Well, it only took ten years for the DC Extended Universe to release a film about folks’ favorite speedster. Wait, planned development dates back almost twenty years for this solo race? Also, the DCEU is being rebranded to another DC version for the following slate of films with James Gunn/Peter Safran, and it might not guarantee Ezra Miller to continue wearing the mantle?
Anyway, in its bread-and-butter form, The Flash is another cautionary tale reminding folks not to mess with the past (or the worst abominations will open up in the multiverse!). Still, it is also a story rooted in nostalgia as DC tries to one-up Marvel in their latest strings of multiverse chaos and fun theories (a la Spider-Man: No Way Home and Doctor Strange in the Multiverse of Madness). While this tactic might be very fond of ever since recent noise about “superhero fatigue” reared its head due to abnormal box office results, it also remains enticingly controversial and subjectively an aggressive mediocrity to try to pull audiences in for the “hey, this may be something new in the ever-expanding superhero genre!” Big disclaimer: Since it’s the elephant of the room, we will not be discussing the publicized scandals of Mr. Miller to promote a desperation tactic of cancel culture or the convergence of public profile toxicity because, in this film, he does a solid job of anchoring its 144-minute runtime. So, we shall focus on his performance in this feature and end the publicity talks here and now (Mr. Miller has also apologized and cited mental health issues).
The plot remains relatively simple but builds up more wildly over time: Barry Allen (Miller), known as Flash, deals with his forensic scientist work as he tries to get his father, Henry (Ron Livingston), cleared his name of a horrible moment where Barry’s mother, Nora (Maribel Verdu) died after an intruder broke into his home as a kid. Barry juggles his food appetite (he needs those calories for all that running, folks) and time management while twitching and turning for answers. His goofball status makes him one of the most interesting cornerstones of the DCEU, stepping away from the hot tempers, massive egos, and former villain-shticks. Even after listening to Bruce Wayne’s advice (supposedly the last performance for Ben Affleck as the caped crusader), Barry decides to go back in time to prevent his mother’s death from happening but gets knocked out from the Speed Force to an alternate time in 2013 where he meets his younger self and the reappearance of General Zod (Michael Shannon) and his army that was defeated in Man of Steel. Barry and his “cousin” seek out Batman, except it’s an alternate version played by Michael Keaton (our crusader from the 1989 and 1992 films).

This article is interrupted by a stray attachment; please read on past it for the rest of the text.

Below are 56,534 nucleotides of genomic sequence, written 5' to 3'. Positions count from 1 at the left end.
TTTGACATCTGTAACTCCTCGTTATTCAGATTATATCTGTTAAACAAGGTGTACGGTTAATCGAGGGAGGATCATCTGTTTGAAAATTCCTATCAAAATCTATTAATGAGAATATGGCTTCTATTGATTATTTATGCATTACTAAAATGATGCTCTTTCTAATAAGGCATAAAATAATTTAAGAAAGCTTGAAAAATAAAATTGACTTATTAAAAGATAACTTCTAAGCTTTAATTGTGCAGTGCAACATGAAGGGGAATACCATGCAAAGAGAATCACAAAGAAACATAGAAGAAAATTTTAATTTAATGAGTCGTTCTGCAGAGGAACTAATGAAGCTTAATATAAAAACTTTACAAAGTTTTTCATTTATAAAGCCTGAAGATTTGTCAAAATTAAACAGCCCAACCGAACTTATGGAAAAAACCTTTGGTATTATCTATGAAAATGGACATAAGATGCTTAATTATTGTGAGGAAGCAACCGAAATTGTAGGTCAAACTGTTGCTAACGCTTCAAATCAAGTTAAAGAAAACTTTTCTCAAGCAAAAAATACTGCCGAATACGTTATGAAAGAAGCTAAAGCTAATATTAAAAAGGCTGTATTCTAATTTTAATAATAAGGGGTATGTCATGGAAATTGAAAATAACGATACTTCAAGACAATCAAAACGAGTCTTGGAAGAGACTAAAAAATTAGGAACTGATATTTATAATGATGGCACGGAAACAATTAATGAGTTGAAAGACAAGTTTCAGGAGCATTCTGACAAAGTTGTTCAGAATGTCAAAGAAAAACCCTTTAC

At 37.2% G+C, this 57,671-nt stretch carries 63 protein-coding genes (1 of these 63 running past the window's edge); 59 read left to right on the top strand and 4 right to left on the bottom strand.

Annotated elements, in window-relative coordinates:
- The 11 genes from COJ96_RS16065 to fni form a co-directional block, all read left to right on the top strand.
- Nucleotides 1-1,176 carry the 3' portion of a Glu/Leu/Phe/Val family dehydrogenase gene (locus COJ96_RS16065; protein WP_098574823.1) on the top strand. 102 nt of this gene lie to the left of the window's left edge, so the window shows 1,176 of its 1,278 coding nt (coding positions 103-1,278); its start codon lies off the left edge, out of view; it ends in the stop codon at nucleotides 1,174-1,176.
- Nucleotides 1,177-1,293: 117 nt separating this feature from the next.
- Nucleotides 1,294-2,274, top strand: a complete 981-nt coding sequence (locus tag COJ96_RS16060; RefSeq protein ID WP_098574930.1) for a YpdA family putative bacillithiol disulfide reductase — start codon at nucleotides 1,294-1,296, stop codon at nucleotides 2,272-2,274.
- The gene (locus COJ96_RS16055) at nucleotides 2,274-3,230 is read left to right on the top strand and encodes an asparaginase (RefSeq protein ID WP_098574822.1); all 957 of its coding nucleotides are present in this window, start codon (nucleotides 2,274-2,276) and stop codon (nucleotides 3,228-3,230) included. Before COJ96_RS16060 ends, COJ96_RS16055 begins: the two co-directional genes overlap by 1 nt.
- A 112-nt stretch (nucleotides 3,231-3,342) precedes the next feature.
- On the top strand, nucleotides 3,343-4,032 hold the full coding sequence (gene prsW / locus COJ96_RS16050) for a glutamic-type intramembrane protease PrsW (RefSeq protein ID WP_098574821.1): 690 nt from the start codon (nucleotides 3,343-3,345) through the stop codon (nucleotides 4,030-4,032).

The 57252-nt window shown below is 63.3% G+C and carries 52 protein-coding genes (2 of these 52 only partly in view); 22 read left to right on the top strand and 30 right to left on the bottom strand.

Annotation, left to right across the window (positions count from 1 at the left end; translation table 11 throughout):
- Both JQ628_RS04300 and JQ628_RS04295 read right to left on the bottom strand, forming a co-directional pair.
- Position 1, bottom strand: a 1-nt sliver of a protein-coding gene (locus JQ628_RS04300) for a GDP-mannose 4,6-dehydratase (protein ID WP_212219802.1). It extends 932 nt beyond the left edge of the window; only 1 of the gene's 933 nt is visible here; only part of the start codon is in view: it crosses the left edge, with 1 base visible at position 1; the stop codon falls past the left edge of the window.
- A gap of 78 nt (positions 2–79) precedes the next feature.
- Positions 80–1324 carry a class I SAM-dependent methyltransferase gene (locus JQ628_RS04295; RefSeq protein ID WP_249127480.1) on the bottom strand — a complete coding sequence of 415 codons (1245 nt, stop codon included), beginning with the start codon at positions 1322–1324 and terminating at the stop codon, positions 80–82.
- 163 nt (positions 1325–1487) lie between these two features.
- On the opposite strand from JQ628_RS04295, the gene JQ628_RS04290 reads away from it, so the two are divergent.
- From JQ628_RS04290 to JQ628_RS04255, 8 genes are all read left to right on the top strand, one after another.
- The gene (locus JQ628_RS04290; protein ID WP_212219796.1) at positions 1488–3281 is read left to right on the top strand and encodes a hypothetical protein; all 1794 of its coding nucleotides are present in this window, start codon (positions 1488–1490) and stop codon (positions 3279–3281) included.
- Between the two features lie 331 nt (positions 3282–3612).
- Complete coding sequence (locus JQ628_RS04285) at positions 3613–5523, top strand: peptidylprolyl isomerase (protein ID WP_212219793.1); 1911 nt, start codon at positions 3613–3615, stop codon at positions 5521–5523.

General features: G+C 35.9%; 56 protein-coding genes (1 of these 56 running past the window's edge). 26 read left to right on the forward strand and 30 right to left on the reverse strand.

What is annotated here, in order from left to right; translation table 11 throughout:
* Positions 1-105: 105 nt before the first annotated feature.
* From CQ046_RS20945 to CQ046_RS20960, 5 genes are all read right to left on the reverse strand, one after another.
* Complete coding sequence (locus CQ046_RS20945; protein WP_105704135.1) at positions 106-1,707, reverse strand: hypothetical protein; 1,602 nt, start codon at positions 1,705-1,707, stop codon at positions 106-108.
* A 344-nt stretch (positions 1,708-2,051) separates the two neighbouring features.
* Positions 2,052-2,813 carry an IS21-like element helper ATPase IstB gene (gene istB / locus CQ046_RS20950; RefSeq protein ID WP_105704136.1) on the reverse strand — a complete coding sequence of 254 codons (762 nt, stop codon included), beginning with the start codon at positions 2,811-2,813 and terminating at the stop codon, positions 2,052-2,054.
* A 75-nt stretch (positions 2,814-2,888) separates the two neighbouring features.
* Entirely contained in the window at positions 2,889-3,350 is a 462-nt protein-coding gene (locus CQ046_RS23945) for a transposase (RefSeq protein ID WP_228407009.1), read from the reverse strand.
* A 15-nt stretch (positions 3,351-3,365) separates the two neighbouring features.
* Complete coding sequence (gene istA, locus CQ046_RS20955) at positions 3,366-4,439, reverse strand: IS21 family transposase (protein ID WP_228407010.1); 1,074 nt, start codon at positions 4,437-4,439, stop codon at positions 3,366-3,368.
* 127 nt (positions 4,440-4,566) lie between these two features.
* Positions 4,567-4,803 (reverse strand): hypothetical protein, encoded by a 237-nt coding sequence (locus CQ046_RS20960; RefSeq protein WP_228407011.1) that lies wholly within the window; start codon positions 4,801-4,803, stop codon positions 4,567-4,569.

And we also have Superman’s cousin, Supergirl (Sasha Calle), jumping in on the alternate-timeline action because director Andy Muschietti thinks that repeating history from ten years ago makes it a must-watch. The first chapter of the DCEU was interesting, albeit dreary under Zack Snyder’s direction (someone out there will make a case in point it’s the best Superman movie in existence).
The movie is an epitaph, a self-contained tale with some audience-pleasing gimmickry and a deeper insight into The Flash’s story (after playing cameos in several other DC projects and a fun role in Justice League). You have the opening act of a mission in progress shedding light on Flash’s temporal frisson, then the inciting moment to propel the multiverse shenanigans in, and then an entertaining but overloaded second and third acts of trying to repair the damage while saving the world. Miller playing the dual role allows him to showcase all of his talents, from his comedy bits to his severe learning moments, to recognize the damage evolving. It’s almost an improv session of damage control. Keaton is undoubtedly one of the film’s biggest highlights, leaning into a sly, reverberant role that showcases he’s willing to get back into the fight, and the engagement is an old-school fan’s fondest dream. While noble for her limited nature and potential prospects down the line, Calle’s superheroine is grossly underwritten when the screenwriters could’ve easily tried to propel her character in for a few more minutes instead of sticking her in a CGI-overloaded atmosphere.
Oh, we didn’t forget to talk about the CGI here. It can be summed up in one word: egregious. The psychedelic visuals and overabundance of effects make this appear as a video game simulation more than a depth-oriented movie. It’s that dodgy-looking that the third act almost becomes a gag of itself, lacking any urgency and dragging on for the sake of one’s superpowers. Also, those little cameos stuffed in at the end are whimsical, breeding an intuition in which the film desperately needed to pace itself well to make these moments earned. The creative gains of nostalgia are illusive when it’s another film predisposed for fan service in the history of DC Entertainment.
The Flash is enjoyable but not memorable enough in the extended, tedious canon of the DC hierarchy. Sorry, but it’s not that masterpiece Warner Brothers might coax you into believing online.
It careens its way to a bouncy time in the second half, which might be enough for the viewer to stay invested through the credits. But in a year where folks were showing apathy towards mediocre showcases like Ant-Man and the Wasp: Quantumania or Shazam! Fury of the Gods, this one is passable.